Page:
With the Newport Beach Country Club's main event — the Toshiba Classic golf tournament — still fresh in his mind, golf club property owner Robert O Hill wants to upgrade the golf club and adjacent tennis club.
He's getting ready to expand public outreach on the project and slog through the long process of getting approval from Newport Beach and California Coastal Commission officials.
But he can't seem to catch a break from the city. A few months ago, he faced a possible city condemnation of the tennis club property on East Coast Highway near Jamboree Road so the city could build a city hall there. That proposal faded, but now O Hill is disagreeing with city staff over whether the city's general plan needs to be changed to allow 27 bungalows, the heart of his project.
O Hill, the majority property owner in a partnership, has been planning to overhaul the property for eight years, he said. Improvements would include new clubhouses for the Newport Beach Golf Club and Balboa Bay Club Racquet Club, the bungalows, and upgraded golf club parking. Several lots for custom homes would be sold off to raise money for the golf clubhouse.
He's hoping to start construction in June 2008, with the bungalows opening two years later. He patterned the bungalows after amenities at the famed Pebble Beach golf resort in Monterey.
Refurbishing the property would answer the wishes of many, O Hill said. Residents of Irvine Terrace, across Coast Highway from the clubs, would look onto a reconfigured parking lot landscaped with olive trees.
Tennis club members would enjoy a new swimming pool and a stadium court that could seat up to 2,200 people. And most importantly, the private bungalows would draw more marquee players to golf and tennis events, O Hill said.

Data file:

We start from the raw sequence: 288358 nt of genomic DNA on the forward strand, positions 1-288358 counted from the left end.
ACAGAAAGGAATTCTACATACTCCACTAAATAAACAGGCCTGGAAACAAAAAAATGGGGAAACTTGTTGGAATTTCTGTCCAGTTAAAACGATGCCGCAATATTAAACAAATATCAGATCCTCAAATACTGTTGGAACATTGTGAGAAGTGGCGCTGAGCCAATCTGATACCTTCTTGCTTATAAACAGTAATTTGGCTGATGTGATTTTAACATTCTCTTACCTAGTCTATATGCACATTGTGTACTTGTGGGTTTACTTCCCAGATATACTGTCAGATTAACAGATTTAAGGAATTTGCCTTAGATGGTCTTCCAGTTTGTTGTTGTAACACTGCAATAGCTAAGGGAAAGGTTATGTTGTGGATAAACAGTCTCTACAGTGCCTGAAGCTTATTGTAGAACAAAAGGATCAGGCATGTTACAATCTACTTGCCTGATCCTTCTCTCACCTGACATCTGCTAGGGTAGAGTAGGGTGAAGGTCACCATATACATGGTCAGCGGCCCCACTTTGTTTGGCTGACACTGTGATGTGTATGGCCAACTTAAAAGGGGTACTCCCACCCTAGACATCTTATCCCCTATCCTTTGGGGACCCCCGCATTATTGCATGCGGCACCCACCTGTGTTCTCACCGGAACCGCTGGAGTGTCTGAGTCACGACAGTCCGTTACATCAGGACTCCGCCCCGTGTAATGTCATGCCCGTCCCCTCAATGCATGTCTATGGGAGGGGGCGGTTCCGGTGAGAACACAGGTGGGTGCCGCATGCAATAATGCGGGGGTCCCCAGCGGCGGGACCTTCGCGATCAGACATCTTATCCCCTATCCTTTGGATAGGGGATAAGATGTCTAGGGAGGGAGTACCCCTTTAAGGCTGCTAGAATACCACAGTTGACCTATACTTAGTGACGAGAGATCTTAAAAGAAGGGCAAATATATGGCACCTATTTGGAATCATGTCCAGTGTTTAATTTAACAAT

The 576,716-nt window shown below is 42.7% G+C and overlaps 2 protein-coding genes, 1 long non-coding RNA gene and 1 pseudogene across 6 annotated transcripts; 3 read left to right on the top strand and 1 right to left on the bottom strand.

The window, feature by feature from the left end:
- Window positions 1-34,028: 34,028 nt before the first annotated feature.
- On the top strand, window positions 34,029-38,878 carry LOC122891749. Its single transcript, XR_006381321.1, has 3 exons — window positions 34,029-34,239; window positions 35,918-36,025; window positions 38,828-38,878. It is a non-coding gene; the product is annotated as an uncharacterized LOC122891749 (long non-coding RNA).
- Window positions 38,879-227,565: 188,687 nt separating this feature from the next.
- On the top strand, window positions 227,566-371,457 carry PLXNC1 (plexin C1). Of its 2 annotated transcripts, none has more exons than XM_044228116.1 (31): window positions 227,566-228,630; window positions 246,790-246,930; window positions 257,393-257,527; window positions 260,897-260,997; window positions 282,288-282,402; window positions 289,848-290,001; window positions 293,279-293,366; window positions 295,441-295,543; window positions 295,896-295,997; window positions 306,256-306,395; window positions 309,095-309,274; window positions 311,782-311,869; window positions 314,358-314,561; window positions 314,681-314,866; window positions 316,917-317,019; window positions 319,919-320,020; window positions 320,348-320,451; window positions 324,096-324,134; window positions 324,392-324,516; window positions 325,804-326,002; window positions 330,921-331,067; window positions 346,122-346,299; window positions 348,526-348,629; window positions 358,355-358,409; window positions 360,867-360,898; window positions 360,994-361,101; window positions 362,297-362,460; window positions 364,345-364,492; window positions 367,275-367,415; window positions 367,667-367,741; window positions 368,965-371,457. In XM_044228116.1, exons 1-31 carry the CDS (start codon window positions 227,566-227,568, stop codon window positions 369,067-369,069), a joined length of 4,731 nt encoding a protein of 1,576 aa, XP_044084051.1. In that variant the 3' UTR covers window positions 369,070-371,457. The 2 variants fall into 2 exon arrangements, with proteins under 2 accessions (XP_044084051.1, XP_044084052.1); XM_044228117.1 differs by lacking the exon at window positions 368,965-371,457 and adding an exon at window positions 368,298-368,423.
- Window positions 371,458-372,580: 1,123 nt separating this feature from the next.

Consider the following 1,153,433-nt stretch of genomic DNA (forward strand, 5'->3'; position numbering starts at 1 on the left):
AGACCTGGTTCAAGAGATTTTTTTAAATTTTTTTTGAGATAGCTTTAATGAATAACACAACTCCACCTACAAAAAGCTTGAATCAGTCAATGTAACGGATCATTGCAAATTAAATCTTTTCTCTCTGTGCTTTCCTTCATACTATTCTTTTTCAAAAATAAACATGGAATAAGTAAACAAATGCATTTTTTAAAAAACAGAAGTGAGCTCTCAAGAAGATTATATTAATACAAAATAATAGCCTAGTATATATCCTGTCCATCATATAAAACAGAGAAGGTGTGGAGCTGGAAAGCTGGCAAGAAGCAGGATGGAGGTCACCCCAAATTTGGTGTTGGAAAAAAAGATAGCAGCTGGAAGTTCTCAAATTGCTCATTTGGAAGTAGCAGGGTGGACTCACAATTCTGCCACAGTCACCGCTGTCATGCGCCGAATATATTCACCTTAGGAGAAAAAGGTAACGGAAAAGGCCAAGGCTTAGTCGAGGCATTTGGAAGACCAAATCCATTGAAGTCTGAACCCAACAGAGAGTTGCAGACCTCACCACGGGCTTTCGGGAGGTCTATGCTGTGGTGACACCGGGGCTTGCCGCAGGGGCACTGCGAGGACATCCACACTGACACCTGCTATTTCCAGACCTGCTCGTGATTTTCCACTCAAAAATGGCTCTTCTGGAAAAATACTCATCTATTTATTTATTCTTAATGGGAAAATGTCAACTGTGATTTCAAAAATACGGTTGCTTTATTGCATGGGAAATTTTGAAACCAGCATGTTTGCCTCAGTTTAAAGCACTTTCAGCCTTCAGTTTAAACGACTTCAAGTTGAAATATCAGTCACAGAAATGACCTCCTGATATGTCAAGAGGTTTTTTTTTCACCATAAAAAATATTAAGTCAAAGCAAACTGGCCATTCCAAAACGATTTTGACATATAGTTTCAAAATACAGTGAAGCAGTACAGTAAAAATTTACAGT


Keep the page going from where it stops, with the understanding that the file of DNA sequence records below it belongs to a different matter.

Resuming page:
"These bungalows are going to be very exclusive, very high-end, and a big attraction in keeping marquee names in both golf and tennis," said Ken Stuart, who owns Palisades Tennis Club where the Newport Beach Breakers now play. "It's going to be the frosting on the cake of coming to Newport Beach."
Star players mean tournaments like Toshiba, a senior PGA event that wrapped up Sunday, make more money, and fancy accommodations could draw more tournaments.
The Toshiba Classic is Hoag Hospital's biggest annual fundraiser, and O Hill estimates the bungalows would generate $1 million a year in hotel bed taxes for the city.
But the plans need city approval, and Newport Beach staffers say O Hill needs to apply for a general plan amendment before his project can move forward.
Voters just approved a new citywide general plan, but Newport Beach Assistant City Manager Sharon Wood said it doesn't allow hotel rooms on the tennis or golf club parcels.
O Hill argued that the City Council's intent was to let his project proceed, so the staff interpretation of the general plan isn't correct.
The next step for O Hill may be to have his attorney write to the city to clarify the matter.
"We'll let the land-use lawyers argue it out," he said.